In order to use the OCaml Interface generation feature of Factori, you will need to have opam installed on your machine.

The OCaml SDK can be found in the src/ocaml_sdk subfolder of your Factori project directory.

It is generated by activating the --ocaml option of the factori import kt1 or factori import michelson commands, as seen below:

factori import kt1 <dir> KT1...XXX --network mainnet --name my_contract --ocaml

<dir> is the working directory (it may be relative, such as .), and KT1...XXX is the address of the contract.

will create the directories <dir>/src/ocaml_sdk, <dir>/src/ocaml_scenarios and <dir>/src/libraries. In src, the following files and directories will appear:

  • the src/libraries folder:
    • blockchain.ml: A library for blockchain specific operations;
    • factori_types.ml: A library of types and functions used by all imported interfaces;
    • factory_abstract_types.ml: A library for advanced scenarios;
    • utils.ml: Various utilities.
  • the src/ocaml_sdk folder:
    • my_contract_code.json: the Micheline code of your contract (useful for deployment)
    • my_contract_ocaml_interface.ml: the OCaml interface to your contract, described below.
    • my_contract_abstract_ocaml_interface.ml: the OCaml abstract interface to your contract, only useful for abstract scenarios.
  • the src/ocaml_scenarios folder
    • scenario.ml: an empty scenario file, ready with a dune file with all needed dependencies.

The command also creates a Makefile with useful commands such as:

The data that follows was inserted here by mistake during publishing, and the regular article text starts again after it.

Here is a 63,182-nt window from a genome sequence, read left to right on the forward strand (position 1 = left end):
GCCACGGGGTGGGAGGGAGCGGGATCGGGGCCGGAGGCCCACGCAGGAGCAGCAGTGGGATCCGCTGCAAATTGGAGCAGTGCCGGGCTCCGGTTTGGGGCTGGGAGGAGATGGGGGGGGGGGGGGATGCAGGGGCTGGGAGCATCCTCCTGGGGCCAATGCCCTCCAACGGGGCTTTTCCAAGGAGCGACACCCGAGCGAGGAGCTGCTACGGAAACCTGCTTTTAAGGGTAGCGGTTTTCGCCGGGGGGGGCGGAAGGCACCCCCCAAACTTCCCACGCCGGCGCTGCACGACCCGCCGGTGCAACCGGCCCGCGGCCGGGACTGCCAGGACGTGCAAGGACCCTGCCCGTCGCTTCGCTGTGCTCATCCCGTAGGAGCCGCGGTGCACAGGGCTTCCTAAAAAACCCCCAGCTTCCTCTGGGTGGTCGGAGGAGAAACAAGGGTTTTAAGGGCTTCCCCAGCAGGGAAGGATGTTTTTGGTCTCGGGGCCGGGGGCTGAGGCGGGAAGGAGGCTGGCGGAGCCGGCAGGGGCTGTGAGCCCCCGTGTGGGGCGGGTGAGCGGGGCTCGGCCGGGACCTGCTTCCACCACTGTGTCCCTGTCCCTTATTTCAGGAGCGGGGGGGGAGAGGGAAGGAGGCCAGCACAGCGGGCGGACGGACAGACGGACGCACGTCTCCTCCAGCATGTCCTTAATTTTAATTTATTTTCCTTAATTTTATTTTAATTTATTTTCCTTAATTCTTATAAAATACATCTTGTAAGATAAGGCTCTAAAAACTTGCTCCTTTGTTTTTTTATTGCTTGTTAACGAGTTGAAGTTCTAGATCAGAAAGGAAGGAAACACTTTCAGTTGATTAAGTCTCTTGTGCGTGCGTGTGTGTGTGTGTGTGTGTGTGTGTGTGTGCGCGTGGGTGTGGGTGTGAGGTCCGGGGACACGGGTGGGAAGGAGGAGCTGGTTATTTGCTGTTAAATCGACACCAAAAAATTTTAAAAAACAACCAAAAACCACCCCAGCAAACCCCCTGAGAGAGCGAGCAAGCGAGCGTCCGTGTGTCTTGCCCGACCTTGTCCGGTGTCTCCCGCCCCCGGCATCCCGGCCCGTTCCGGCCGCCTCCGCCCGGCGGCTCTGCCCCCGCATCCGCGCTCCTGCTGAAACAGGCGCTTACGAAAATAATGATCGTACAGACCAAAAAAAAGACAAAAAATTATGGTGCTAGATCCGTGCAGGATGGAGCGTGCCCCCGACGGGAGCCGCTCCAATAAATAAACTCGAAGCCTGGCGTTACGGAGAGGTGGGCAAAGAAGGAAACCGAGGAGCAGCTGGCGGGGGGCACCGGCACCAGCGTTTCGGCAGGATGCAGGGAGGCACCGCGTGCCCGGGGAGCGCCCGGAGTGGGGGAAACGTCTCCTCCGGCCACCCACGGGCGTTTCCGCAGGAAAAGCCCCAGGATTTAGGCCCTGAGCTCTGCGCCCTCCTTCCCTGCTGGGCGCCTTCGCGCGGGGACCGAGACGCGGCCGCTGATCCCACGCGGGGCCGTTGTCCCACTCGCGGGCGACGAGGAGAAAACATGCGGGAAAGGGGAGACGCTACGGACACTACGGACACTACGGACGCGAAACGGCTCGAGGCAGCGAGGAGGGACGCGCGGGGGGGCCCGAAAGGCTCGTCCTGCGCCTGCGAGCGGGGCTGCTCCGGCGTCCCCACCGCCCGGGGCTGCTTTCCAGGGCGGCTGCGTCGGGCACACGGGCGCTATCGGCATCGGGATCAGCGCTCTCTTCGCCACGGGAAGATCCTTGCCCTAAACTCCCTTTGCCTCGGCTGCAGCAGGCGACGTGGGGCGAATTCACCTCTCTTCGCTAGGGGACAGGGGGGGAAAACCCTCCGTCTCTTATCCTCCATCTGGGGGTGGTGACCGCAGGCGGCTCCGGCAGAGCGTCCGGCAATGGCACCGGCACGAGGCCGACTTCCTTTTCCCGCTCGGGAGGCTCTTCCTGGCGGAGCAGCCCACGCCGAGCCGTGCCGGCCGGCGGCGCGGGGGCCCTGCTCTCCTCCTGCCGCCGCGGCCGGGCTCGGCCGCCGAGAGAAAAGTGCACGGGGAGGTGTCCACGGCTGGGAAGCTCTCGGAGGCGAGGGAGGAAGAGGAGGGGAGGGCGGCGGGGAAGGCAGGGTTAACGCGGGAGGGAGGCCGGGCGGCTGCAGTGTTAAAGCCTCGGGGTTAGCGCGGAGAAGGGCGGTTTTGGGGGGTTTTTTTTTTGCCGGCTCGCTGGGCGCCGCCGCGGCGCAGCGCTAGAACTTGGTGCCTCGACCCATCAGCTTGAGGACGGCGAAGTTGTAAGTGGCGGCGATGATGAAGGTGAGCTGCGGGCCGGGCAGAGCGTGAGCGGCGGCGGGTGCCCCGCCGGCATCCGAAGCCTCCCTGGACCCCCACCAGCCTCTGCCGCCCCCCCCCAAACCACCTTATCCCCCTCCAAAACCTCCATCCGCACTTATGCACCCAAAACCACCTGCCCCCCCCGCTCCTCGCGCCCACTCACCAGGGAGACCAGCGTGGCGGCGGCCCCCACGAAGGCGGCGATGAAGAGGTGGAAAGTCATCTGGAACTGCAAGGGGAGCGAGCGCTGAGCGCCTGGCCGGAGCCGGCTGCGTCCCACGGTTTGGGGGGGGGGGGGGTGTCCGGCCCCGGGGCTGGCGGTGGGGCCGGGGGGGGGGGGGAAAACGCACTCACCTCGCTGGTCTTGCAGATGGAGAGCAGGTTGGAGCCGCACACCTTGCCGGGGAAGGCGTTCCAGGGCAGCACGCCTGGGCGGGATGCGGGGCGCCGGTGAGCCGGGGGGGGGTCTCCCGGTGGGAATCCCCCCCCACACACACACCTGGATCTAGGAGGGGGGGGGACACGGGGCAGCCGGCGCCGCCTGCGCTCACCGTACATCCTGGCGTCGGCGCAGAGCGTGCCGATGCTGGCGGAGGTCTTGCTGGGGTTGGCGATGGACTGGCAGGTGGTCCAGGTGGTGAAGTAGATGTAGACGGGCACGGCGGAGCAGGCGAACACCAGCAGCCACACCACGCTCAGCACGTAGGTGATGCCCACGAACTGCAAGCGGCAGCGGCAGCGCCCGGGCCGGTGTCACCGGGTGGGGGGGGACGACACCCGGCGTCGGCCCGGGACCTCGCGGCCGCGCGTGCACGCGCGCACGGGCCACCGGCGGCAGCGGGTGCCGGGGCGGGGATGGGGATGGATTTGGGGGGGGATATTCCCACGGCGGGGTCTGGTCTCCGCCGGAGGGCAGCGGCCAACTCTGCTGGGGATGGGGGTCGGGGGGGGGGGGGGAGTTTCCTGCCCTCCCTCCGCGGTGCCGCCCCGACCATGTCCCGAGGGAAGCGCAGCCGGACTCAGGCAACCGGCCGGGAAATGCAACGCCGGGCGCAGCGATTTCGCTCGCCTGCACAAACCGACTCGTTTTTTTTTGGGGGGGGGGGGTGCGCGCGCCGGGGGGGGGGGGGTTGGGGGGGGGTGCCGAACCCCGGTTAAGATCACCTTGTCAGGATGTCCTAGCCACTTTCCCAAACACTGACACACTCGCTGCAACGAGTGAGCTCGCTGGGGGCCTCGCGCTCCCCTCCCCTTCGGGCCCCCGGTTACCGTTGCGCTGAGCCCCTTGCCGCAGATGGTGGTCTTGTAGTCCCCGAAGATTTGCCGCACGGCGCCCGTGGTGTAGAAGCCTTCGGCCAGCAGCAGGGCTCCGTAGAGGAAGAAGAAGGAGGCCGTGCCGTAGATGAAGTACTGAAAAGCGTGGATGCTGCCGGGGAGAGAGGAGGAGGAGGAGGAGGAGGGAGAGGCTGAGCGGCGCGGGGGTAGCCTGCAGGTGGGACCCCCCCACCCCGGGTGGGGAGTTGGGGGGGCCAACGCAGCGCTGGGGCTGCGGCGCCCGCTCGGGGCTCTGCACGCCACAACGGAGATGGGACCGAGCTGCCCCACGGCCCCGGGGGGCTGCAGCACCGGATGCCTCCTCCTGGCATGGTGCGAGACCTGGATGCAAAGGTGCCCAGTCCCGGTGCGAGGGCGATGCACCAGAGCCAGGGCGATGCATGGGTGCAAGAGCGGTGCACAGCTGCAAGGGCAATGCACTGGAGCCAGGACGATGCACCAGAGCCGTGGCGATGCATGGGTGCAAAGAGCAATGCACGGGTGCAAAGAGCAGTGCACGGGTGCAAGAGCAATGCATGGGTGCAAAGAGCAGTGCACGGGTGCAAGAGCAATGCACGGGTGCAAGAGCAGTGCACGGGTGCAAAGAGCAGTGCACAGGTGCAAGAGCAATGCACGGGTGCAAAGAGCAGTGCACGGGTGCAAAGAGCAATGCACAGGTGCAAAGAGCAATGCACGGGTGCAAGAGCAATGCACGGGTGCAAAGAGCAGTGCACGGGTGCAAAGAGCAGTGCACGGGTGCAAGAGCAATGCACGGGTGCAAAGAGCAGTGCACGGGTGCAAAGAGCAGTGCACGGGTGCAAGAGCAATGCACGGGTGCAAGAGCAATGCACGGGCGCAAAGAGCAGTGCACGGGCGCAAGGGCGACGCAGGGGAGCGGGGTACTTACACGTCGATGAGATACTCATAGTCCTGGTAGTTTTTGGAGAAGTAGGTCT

make format-ocaml

which will format your project.

make format-ocaml

will format the generated code.

make ocaml

will build the code.

make run_scenario_ocaml

will run your scenario.

Description of the interface file

The interface file (my_contract_csharp_interface.ml using the convention from above) consists of both

  1. Types
  2. Functions

The types describe the contract's storage as well as all the input types of the contract's entrypoints (and any intermediate types which may need to be defined in the process). The functions are (mainly) of three kinds:

  1. A deploy function deploy_my_contract;
  2. Calling functions for each entrypoint, of the form call_<entrypoint_name>.
  3. Utility functions for manipulating types, so that in principle, you never have to use Micheline or Michelson directly:
    • Encoding functions from a type to Micheline (<type name>_encode);
    • Decoding functions from Micheline to a type (<type name>_decode);
    • Random generation of elements of the type (<type name>_generator);
    • (technically not a function, but rather a constant): the type itself expressed in Micheline; this is useful e.g. for querying big maps (<type name>_micheline).